Injury & Violence Prevention
Each year in the United States, more than 29 million people are treated in emergency departments for injuries. Considering both medical costs and lost productivity, injuries cost the United States approximately $409 billion annually. Beyond immediate health consequences, injuries affect the health of the nation through premature death, poor mental health, lost productivity, and disability. Injuries are the leading cause of disability regardless of age, gender, race/ethnicity, or socioeconomic status. When someone is injured, it affects more than just that individual. With nonfatal injuries, family or friends are often called upon to care for the injured person, and employers may struggle in the absence of the employee. While some injuries are unavoidable, many are predictable and preventable.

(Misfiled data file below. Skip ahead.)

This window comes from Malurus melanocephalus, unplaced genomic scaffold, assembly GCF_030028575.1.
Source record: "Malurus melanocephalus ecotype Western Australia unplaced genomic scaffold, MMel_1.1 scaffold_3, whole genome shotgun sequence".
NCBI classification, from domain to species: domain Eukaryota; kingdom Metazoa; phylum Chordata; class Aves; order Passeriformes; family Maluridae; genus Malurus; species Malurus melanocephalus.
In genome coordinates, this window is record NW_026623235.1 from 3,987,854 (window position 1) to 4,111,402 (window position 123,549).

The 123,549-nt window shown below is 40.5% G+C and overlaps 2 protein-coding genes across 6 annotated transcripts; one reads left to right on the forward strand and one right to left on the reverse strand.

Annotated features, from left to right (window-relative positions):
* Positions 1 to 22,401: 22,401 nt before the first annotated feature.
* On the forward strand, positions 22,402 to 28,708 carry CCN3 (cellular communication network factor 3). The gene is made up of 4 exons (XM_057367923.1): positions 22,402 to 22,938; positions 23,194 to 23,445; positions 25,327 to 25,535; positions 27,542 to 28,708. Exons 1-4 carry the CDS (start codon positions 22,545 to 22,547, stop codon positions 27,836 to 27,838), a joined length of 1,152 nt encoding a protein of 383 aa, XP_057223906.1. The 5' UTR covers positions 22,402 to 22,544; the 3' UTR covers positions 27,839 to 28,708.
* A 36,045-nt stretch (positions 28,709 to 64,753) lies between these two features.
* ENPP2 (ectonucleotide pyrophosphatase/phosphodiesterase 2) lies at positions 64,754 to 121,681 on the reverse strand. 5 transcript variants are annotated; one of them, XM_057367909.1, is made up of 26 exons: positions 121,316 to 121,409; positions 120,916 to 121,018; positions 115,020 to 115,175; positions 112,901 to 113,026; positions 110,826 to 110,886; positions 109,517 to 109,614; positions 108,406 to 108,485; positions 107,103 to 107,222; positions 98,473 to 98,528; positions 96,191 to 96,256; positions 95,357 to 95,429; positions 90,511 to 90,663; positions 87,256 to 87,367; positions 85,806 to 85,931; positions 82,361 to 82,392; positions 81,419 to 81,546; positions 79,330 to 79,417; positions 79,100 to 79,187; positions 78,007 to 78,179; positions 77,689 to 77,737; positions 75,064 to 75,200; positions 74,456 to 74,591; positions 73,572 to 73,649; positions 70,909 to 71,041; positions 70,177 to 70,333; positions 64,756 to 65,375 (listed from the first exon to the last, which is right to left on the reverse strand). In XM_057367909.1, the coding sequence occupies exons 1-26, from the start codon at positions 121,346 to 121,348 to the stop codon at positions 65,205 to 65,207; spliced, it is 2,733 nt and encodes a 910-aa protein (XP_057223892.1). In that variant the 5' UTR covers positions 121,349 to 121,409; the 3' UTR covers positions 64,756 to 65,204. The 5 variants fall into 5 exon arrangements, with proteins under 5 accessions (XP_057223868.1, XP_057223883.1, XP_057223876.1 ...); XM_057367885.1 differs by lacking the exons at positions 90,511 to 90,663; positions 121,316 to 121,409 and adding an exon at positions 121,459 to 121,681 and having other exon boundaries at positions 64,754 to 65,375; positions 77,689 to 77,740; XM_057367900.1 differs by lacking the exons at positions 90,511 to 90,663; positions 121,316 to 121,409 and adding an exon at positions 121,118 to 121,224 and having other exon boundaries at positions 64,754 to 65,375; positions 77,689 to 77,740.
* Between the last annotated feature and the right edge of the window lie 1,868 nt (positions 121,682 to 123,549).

Violence is a serious public health problem in the United States. From infants to the elderly, it affects people in all stages of life and can drastically change quality of life. The number of violent deaths tells only part of the story. Many more survive violence and are left with permanent physical and emotional scars. Violence also erodes communities by reducing productivity, decreasing property values, and disrupting social services.
Physical violence in pregnancy is associated with short term and long term negative health outcomes for both mother and infant. Approximately, 4%-8% of American women experiences violence during their pregnancy, and homicide is one of the leading causes of injury-related death in pregnancy.